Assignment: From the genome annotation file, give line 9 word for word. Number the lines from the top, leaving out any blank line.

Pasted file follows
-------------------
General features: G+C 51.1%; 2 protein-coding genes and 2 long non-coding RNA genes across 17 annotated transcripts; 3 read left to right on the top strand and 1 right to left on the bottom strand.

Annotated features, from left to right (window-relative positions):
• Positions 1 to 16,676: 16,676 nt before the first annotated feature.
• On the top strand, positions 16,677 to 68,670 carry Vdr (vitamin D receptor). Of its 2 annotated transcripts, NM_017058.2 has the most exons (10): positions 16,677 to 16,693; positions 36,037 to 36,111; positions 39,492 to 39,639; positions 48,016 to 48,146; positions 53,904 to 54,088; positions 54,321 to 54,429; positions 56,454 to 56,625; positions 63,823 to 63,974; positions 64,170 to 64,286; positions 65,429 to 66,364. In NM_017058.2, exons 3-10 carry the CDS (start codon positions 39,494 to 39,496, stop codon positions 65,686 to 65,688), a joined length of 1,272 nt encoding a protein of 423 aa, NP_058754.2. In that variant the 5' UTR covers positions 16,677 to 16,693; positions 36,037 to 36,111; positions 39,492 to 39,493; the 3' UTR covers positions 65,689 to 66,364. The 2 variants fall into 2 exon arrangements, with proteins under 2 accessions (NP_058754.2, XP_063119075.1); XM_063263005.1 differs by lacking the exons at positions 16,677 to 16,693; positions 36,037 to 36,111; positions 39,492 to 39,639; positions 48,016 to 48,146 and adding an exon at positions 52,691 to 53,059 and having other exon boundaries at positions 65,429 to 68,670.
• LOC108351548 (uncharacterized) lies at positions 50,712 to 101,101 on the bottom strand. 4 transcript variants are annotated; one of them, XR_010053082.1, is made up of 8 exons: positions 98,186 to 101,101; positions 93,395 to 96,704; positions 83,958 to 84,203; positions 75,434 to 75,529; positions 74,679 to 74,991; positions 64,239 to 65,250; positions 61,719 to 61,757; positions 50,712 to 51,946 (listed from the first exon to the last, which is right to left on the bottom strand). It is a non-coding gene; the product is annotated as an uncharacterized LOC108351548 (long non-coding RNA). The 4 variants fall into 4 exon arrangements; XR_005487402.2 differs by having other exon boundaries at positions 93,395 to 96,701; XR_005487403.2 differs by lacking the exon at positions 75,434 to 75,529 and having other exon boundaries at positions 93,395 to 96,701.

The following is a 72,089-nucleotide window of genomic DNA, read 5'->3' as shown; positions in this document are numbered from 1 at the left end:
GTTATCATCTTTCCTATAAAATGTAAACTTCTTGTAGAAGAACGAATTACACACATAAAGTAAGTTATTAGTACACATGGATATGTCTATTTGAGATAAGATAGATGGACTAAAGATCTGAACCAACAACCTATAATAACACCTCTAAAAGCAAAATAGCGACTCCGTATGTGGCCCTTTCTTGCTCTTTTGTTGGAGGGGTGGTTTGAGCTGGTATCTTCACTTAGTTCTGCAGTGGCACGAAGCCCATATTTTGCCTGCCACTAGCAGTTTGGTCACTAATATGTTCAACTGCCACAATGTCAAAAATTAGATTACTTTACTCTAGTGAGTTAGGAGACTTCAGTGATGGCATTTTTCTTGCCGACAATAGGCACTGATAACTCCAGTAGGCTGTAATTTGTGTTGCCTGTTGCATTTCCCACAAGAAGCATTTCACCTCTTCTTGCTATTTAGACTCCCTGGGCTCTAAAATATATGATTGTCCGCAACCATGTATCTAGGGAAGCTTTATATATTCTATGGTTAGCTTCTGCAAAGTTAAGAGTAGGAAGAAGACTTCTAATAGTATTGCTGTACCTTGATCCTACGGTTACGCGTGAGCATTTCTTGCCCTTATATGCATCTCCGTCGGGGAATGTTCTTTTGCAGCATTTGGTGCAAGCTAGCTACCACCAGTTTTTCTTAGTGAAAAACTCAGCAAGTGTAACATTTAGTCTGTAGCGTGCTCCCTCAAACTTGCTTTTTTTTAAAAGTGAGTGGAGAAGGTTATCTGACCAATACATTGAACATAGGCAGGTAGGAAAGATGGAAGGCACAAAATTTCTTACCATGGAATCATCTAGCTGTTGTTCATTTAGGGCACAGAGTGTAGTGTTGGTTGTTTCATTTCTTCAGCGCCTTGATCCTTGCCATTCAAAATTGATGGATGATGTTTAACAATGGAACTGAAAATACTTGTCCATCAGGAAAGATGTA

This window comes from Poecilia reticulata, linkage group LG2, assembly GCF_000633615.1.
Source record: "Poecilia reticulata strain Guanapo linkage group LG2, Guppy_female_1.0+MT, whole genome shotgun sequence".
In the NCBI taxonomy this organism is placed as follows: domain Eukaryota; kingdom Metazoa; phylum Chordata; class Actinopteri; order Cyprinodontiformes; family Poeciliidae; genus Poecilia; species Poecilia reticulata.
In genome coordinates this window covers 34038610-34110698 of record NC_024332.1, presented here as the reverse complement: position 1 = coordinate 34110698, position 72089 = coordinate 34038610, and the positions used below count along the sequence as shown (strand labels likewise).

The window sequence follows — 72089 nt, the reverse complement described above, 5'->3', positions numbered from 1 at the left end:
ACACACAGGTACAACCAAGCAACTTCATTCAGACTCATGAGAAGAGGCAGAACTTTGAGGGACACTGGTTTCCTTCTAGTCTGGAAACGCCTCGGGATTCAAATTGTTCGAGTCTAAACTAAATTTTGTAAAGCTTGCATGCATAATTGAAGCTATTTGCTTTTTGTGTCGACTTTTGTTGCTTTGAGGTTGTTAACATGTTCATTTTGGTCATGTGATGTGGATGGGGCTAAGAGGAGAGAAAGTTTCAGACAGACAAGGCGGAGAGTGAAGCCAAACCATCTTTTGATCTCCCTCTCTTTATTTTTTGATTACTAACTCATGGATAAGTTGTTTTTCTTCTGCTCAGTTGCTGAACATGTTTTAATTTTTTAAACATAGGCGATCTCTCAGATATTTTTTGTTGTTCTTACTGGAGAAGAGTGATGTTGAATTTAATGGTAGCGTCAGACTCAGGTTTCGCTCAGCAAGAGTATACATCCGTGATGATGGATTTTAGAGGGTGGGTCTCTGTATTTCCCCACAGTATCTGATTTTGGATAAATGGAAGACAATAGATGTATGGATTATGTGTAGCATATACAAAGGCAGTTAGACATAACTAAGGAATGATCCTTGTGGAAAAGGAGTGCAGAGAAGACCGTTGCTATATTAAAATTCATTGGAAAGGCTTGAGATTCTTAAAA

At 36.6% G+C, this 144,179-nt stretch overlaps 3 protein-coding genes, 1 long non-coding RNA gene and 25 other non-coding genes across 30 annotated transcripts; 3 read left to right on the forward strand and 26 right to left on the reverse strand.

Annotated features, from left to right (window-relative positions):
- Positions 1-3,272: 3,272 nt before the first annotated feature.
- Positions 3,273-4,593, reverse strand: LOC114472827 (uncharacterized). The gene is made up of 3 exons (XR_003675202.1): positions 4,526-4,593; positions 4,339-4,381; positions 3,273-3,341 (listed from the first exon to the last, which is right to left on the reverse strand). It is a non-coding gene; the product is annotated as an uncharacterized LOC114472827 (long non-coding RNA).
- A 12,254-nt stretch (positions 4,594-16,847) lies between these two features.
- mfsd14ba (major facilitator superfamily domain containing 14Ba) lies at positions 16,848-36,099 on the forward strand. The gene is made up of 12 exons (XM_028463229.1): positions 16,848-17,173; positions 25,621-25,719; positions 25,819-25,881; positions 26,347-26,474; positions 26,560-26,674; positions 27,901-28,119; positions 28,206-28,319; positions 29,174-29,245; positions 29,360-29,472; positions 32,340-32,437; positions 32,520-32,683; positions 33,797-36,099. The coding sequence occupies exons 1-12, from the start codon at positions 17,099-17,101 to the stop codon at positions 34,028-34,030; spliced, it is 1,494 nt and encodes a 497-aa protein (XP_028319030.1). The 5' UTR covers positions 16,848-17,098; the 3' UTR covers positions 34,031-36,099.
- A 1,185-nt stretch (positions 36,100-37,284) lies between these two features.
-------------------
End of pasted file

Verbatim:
Source record: "Poecilia reticulata strain Guanapo linkage group LG2, Guppy_female_1.0+MT, whole genome shotgun sequence".